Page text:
I think so many people take certain things like that for granted, and they don't do the research and they wonder why they are falling behind, and it's so inspiring to see that he pushes everyone because he wants everyone to be that like-minded and that same, and the only way to do that is to do the research.

That is his language he is very specific, and very intentional with his words and that is why he is the driving force of these programs and this project because he leads and commands in a way that demands respect and self-respect too. So it's are you going to show up for each other, do you want to be that person that leaves somebody behind, or drops somebody or isn't present or isn't focused; and the rest of the team is going to suffer, and the product isn't going to be the same. As much as the product is important, the process is too, and they are all learning how to commit and how to do the homework. As a dancer they have gotten that, they are trained in muscle memory, and how to remember things, but it's a totally new experience for a veteran. I mean they can watch videos, but how do you watch videos, how do you actually connect with what you are watching, and remember how do you put that back into your body, so Jacque is trying to instill how to be self-aware enough and confident enough in your own abilities to master this, and master a task. He's given them a mission, and that is how their mind works a lot of the time is mission focused, so their mission and their task is this performance and this project. So the goal is not to let each other down and ultimately not let themselves down.

What is one final take away for yourself and the audience that you wish people reading this or seeing the performance walk away with?

I want this experience for anybody and this is what I took away when I first started, I want to inspire curiosity and conversation for anybody who sets eyes on it about, what it means to be a veteran and can you in some way of your life connect with a veteran? Even if it's on a literal scale from family, or friends you may know, or finding a way to reach out and connect with the veteran community. I feel like it's a very underserved community in this country, and I feel like they do sacrifice so much and we don't, and I never did know and I never had an interest in knowing, so if I can just inspire the interest in people to be curious about what it means to serve, what it means for the people and their families that serve, because it really affects so many millions of people in this country and our society is very detached from that unlike a lot of other societies, so this project has inspired me to do more research and be more socially aware and culturally aware. So if I can engage anyone to think that way or at least google it when they get home and see if they can support something like this, or to get interested in the arts in some way then I think we have done our job.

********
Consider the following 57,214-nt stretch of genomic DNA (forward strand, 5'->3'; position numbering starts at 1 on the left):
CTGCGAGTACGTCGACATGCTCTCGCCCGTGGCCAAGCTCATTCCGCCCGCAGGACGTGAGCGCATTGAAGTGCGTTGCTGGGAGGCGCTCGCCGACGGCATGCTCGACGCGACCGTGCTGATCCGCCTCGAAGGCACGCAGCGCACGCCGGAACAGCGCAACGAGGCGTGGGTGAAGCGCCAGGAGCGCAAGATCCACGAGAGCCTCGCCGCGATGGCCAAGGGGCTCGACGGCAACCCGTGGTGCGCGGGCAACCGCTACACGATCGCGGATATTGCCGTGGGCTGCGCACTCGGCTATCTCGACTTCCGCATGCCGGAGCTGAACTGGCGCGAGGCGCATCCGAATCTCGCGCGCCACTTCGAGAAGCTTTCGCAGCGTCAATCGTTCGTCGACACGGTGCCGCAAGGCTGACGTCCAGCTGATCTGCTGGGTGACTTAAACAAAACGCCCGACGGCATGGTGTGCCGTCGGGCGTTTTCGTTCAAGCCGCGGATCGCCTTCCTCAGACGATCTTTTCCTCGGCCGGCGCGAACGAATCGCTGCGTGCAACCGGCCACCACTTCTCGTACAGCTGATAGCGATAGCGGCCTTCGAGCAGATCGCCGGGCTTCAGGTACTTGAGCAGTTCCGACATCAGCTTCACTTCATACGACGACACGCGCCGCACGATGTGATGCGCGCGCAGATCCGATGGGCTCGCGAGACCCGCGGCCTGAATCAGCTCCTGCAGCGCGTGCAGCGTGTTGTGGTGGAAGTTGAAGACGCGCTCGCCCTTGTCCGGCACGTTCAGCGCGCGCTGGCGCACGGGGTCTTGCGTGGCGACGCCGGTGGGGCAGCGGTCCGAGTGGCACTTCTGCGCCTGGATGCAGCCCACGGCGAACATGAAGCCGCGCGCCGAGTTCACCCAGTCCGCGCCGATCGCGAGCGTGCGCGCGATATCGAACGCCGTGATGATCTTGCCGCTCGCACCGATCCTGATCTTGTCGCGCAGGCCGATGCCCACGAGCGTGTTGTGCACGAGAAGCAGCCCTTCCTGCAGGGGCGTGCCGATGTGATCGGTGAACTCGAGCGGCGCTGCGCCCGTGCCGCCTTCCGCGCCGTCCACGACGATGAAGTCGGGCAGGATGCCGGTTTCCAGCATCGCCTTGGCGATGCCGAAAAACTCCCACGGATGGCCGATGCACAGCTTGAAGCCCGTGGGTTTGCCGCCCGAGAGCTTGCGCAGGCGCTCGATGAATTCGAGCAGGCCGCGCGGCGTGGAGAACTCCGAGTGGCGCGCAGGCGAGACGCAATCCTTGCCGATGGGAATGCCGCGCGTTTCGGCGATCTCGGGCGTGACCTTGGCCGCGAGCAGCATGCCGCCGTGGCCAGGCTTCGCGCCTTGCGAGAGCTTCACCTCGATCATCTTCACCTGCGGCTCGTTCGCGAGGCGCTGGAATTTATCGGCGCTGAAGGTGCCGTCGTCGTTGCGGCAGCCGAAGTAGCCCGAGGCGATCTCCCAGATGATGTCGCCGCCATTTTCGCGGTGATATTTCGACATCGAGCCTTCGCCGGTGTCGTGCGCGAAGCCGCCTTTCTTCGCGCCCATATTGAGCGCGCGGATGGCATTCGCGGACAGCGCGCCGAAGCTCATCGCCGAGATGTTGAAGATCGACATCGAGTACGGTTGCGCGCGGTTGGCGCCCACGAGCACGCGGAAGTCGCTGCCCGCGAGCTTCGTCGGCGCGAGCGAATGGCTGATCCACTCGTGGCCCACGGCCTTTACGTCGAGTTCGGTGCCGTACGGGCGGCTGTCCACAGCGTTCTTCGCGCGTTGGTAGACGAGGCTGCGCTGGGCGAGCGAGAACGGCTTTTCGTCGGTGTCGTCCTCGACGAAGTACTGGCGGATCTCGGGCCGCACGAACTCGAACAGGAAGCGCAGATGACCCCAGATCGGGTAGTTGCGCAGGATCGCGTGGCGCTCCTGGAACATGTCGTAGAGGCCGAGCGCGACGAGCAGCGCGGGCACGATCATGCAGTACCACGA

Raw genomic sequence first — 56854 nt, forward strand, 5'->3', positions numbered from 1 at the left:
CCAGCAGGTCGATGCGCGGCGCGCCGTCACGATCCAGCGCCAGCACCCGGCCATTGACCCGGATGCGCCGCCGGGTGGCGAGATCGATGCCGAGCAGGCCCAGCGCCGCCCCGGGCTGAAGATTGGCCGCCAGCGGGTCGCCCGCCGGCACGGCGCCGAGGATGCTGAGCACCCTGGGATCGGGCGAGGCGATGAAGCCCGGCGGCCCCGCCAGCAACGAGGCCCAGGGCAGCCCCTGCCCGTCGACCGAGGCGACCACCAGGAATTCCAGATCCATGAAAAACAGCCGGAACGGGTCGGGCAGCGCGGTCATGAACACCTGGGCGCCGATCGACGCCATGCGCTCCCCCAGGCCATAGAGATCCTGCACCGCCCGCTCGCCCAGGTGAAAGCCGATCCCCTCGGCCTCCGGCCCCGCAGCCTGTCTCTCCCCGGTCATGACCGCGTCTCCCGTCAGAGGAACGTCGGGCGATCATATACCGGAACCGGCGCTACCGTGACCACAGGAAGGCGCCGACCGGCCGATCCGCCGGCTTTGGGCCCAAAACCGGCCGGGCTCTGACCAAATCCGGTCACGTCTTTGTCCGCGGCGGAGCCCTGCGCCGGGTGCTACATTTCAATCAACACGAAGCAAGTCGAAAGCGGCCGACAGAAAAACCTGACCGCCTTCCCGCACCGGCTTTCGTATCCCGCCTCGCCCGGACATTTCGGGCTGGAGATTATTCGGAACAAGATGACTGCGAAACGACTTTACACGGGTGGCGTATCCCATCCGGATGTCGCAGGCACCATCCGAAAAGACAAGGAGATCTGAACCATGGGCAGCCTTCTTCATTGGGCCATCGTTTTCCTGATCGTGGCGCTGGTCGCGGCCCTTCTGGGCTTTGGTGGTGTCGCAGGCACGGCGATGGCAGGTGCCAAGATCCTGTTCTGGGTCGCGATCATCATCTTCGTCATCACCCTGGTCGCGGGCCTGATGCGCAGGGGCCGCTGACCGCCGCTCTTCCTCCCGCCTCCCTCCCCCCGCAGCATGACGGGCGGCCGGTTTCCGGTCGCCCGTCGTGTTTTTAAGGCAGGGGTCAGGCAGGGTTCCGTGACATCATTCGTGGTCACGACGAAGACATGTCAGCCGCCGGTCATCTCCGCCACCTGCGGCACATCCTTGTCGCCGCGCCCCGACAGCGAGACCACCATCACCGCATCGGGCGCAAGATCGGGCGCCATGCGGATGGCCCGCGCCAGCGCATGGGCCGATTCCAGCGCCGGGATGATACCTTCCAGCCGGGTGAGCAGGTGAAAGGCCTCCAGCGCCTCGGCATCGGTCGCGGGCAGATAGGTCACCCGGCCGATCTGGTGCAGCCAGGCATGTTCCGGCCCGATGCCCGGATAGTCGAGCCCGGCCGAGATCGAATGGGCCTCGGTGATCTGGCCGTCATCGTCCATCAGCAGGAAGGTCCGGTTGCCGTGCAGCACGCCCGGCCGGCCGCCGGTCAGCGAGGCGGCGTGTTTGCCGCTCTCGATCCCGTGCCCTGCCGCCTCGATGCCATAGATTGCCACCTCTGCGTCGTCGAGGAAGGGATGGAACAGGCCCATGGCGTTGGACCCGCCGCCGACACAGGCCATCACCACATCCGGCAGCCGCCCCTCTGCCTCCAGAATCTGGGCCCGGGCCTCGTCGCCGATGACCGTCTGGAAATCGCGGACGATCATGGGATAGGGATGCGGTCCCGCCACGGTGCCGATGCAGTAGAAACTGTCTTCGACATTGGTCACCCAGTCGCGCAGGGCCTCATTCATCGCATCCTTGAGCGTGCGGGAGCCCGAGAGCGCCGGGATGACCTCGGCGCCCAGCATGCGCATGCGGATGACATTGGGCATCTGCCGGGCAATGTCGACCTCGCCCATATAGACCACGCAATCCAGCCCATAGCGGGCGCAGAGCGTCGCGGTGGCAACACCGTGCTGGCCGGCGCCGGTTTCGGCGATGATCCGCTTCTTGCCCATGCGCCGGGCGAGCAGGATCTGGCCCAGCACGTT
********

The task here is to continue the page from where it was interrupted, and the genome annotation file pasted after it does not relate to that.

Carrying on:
Final question... for those who know of Diavolo know you guys use structures in your shows, how is this without giving anything away, how is this different than anything done before.

So it's different in regards to the community involved. Not different in the Diavolo aesthetic, if anything we are really trying to hon in on the aesthetic of using structures, we still have them. Typically in shows with veterans before we would only use one structure. In this project we are trying to use five different structures, we are trying to include other artistic elements such as singing, and tap dance, things you wouldn't necessarily expect from Diavolo. We are trying to blend specifically what this community offers, what the Straz offers, and we have a beautiful partnership with an incredible singing artist who will be singing poetry. We tried to find a way to embrace all art forms with the essence of Diavolo as well.

How many other areas has the Veterans Project been done?

So far it's been done three times. Once in Los Angeles, once in Kansas with Kansas State University, and this is our third round with the Straz in Tampa.

You typically partner with an area University?

Typically yes, because that has been the most successful with grants and making the project happen, but we are open to any other Veteran Communities that wish to embrace this project.

Thank you so much for your time!

Stately spoke, beautifully delivered, reverently minded and filled with hope.

As beautiful candor, hope, and heart fill the void much needed in all of our lives, I bid adieu to the beautiful souls that encompass Diavolo and all involved with the Veterans Project. I look forward to seeing more from them in the coming months as they prepare to take Carol Morsani Hall by storm on October 25, 2019 for the display of the Veterans Project. You can find out more about the performance and purchase tickets by visiting www.strazcenter.org.You can further find out more about Diavolo and their astute awareness to all that encompasses the Veterans project, and find information on getting involved by visiting www.diavolo.org

Photo credit: The Straz Center



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From This Author Drew Eberhard